Ninety percent of residents surveyed reported respiratory issues
One of the first things we did as we were getting started was talk to our neighbors. We created a simple survey asking folks about what they were hearing, smelling, and feeling. While this survey was not an "official" health survey (created by a scientist), the results were quite revealing.
We talked to 97 out of 132 households (the number of households has declined since 2014). A total of 307 adults and children were surveyed. Roughly one third of those surveyed were children.
More than 60% of those surveyed reported at least one of the following: sinus infection, respiratory infection, pneumonia, and hospital stay. One parent shared that their child had been hospitalized 10 times that year. Five other children under the age of 12 were also hospitalized. There were at total of 22 hospital stays, 30 cases of pneumonia, 78 with at least one respiratory infection, and 138 with at least one sinus infection.
Residents reported many other symptoms, such as headaches, upset stomach, vomiting blood, excessive coughing and mucus, weight loss, watery and burning eyes, scratchy and itchy throat, fatigue, chronic sinus problems, and diagnosed with severe allergies, asthma, and acute bronchitis.
94 households also reported strong odors, dust, and loud noises.
“It smells like gas and burns my eyes, nose, and throat.”
“The odor makes me dizzy.”
“The smell takes my breath away at times.”
“I ride daily through the neighborhood, the smell is so bad I wear a respirator.”
“Ammonia smell is so strong I can smell it in my house.”
“My shed is covered with dust.”
“My car is covered with dust.”
“The dust comes in through the vents.”
“I have to change air filter every two weeks.”
“I get really sick every time I go out to my shed that is covered in dust.”
“I got really sick after mowing my lawn.”
“The noise is so loud that it rattles and shakes the house.”
“The noise is so loud I cannot focus.”
“The noise wakes me up at night.”
Over the years, we have collected a number of stories about the health issues people in our community are facing. As we gather together and when we walk the neighborhood, we learn of yet another person experiencing similar health problems.
People talk about getting sinus infections and headaches regularly, being diagnosed with asthma. Others shared they have trouble sleeping and focusing, and some talk about the rashes they get when they work outside in the yard. Grandparents talk about how they their grandchildren don't come to visit because every time they do they get sick.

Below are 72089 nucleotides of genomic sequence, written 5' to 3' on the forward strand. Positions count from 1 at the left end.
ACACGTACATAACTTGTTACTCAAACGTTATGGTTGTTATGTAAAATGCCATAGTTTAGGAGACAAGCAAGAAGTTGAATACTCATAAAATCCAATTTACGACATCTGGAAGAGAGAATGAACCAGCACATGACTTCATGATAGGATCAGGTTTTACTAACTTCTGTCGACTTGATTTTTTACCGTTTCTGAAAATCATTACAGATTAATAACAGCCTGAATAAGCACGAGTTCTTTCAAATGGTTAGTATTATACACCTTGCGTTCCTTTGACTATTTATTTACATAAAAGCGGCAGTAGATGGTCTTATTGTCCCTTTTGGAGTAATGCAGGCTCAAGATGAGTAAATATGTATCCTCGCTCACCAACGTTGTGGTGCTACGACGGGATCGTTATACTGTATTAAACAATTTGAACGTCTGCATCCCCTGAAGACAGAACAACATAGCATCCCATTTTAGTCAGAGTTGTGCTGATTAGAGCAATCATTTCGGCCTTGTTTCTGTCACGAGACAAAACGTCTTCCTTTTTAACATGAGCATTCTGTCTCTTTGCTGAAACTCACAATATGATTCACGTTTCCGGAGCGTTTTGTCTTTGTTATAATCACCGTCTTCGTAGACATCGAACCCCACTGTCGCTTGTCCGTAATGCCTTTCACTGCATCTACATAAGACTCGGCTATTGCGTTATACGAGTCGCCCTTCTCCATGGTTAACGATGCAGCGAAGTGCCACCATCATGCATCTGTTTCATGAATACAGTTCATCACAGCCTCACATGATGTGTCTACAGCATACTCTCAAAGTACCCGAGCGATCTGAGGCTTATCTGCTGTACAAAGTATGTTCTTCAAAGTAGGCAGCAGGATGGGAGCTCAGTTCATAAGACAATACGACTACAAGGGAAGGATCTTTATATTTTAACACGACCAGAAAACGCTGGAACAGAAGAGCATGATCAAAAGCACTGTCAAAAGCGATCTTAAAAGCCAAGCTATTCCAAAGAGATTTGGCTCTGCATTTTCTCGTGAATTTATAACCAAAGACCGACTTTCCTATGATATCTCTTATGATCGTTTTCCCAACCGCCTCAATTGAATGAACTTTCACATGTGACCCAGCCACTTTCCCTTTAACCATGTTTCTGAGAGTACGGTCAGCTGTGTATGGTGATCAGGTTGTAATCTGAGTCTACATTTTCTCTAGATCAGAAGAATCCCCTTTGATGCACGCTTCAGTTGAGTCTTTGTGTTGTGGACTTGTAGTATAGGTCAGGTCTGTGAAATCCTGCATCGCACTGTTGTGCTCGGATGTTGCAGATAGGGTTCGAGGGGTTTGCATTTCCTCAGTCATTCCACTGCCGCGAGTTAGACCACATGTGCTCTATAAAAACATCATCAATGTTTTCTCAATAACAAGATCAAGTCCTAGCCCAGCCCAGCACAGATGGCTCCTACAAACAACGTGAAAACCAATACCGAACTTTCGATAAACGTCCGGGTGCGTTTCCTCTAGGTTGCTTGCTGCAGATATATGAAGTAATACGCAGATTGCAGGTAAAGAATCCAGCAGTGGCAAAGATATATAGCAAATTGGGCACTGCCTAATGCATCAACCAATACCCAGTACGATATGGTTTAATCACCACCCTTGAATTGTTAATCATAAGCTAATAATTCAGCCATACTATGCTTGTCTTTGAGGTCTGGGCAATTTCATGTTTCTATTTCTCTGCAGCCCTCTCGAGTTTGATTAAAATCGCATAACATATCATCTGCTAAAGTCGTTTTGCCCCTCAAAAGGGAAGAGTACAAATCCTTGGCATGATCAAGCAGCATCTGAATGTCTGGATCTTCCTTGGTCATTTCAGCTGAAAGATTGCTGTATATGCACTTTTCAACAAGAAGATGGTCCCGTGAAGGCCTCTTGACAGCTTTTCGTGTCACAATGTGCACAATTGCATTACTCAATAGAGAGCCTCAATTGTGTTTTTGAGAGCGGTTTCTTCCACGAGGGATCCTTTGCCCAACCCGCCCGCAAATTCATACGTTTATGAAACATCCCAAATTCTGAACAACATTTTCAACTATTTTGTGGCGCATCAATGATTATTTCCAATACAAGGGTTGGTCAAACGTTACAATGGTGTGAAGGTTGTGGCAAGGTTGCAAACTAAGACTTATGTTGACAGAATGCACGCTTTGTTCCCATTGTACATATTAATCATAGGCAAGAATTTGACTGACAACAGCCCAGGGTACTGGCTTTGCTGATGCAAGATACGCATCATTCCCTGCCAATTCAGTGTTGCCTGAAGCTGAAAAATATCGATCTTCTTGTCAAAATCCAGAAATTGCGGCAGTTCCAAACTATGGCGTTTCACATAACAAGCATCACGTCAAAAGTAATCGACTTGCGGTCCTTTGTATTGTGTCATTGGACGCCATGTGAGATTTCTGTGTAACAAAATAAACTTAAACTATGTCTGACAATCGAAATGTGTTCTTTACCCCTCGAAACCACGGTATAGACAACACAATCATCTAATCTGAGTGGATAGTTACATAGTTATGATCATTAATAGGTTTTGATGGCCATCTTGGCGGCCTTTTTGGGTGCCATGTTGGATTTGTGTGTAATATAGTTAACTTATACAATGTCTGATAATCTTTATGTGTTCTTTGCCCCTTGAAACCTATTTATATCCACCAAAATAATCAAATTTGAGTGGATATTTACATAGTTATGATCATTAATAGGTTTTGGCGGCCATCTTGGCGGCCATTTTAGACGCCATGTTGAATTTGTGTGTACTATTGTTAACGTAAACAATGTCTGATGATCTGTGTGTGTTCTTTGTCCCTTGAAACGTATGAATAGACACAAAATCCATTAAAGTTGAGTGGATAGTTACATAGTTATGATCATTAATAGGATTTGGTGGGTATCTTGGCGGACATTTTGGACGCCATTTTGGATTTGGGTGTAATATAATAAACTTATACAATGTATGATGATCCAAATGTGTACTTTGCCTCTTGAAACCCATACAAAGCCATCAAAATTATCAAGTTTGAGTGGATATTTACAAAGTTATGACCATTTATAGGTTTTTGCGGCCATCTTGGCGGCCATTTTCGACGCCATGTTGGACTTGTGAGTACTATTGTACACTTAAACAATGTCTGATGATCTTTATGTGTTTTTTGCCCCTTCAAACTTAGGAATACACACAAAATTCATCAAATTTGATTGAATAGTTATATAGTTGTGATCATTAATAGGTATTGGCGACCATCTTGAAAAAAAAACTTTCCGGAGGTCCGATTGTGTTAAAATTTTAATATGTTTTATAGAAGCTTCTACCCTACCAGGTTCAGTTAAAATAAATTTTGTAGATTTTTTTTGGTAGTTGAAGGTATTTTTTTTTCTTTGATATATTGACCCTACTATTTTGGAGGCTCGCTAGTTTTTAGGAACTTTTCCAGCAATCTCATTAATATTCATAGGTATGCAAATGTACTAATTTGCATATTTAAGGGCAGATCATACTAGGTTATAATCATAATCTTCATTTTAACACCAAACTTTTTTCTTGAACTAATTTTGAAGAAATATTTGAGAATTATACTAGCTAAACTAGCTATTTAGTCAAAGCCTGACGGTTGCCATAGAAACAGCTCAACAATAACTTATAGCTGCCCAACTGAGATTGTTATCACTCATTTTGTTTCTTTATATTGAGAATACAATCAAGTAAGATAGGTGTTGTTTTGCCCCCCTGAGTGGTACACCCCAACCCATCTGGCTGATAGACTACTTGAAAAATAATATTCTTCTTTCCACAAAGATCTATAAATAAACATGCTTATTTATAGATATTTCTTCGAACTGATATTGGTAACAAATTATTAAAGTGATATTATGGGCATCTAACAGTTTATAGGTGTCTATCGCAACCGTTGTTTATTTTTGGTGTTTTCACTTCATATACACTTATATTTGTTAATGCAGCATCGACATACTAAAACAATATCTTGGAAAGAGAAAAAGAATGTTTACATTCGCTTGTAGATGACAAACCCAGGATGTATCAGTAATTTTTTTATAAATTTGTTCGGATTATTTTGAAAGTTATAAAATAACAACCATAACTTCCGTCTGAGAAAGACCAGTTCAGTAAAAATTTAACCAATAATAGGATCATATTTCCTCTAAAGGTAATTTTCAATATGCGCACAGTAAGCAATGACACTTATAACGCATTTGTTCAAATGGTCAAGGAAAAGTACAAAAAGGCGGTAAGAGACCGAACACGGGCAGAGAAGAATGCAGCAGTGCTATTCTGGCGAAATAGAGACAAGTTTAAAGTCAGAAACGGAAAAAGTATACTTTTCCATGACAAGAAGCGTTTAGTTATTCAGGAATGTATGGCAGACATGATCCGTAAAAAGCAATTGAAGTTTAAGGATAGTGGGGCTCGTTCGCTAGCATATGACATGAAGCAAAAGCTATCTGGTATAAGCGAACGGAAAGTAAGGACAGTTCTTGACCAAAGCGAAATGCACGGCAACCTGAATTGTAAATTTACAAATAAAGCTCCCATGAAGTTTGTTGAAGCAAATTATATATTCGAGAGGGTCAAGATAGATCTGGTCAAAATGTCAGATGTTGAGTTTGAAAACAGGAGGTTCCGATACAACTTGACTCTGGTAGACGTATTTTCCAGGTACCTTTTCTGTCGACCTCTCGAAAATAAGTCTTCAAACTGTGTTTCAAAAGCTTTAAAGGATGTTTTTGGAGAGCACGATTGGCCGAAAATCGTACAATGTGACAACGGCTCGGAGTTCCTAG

One of our founding members had children with severe respiratory issues. Her youngest child had to have regular breathing treatments and was in and out of the hospital. Thankfully, her child is doing much better after they took a loss on their home and moved out of the neighborhood. Many people have said that they can breathe better when they move away or even when they travel.
Alone these stories are antidotal but woven together they tell of a community being poisoned regularly by nearby industrial activity. Still, the stories we shared hardly seemed enough to convince the Mississippi Department of Environmental Quality or the Department of Health or local officials of the public health crisis happening in our neighborhood. So, we decided to conduct our own "official" health survey.
In 2019, we partnered with Dr. Wilma Subra, an environmental biologist with the Louisiana Environmental Action Network (LEAN) to create the survey. Over the course of nine months, we canvassed the neighborhood several times and contacted our members to complete the survey either online, written, or in-person. We continued our outreach until we reached a sufficient sample size for our community. Eighty people completed the survey, accounting for nearly 40% of all residents in our neighborhood.
We submitted the results for analysis to Dr. Subra and received the report in 2021. Nearly half of those surveyed reported that they considered themselves as "sick" as opposed to "healthy." The average number of days people reported being sick was 9.3 days a month. Only a few report being sick less than one day a month and nearly 25% reported being sick almost 15 days a month.
By far, the majority of respondents reported symptoms related to sinus and respiratory issues. In fact, 90% of people surveyed experience respiratory issues. Half of people surveyed also reported experiencing symptoms associated with ears, nose, and mouth, muscle and joint pain, behavior and mood symptoms, such as increased fatigue and sleep disorders, and neurological symptoms, such as forgetfulness, weakness of hands, tingling of hands, and dizziness.
Nearly half reported experiencing urinary and urological symptoms (40%) and cardiological/lung symptoms (48%). Fifteen people reported having cardiovascular, vascular, and heart disease, and nine reported having cancer. (We have documented a total of 35 cases of cancer in the neighborhood; many of which have since passed or moved away and thus, did not complete the survey)
Dr. Subra concluded the report by stating that the health issues facing our community are consistent with the health impacts that have been linked to the known industrial toxins released into our area.
Recently, after another beloved member of our community passed away with heart complications, we decided to add them all up. In the last five years, 23 people have that we know of have died of cancer, heart, and lung issues. For us, Dr. Subra's report confirmed what we already knew to be true. We are now using it to convince others.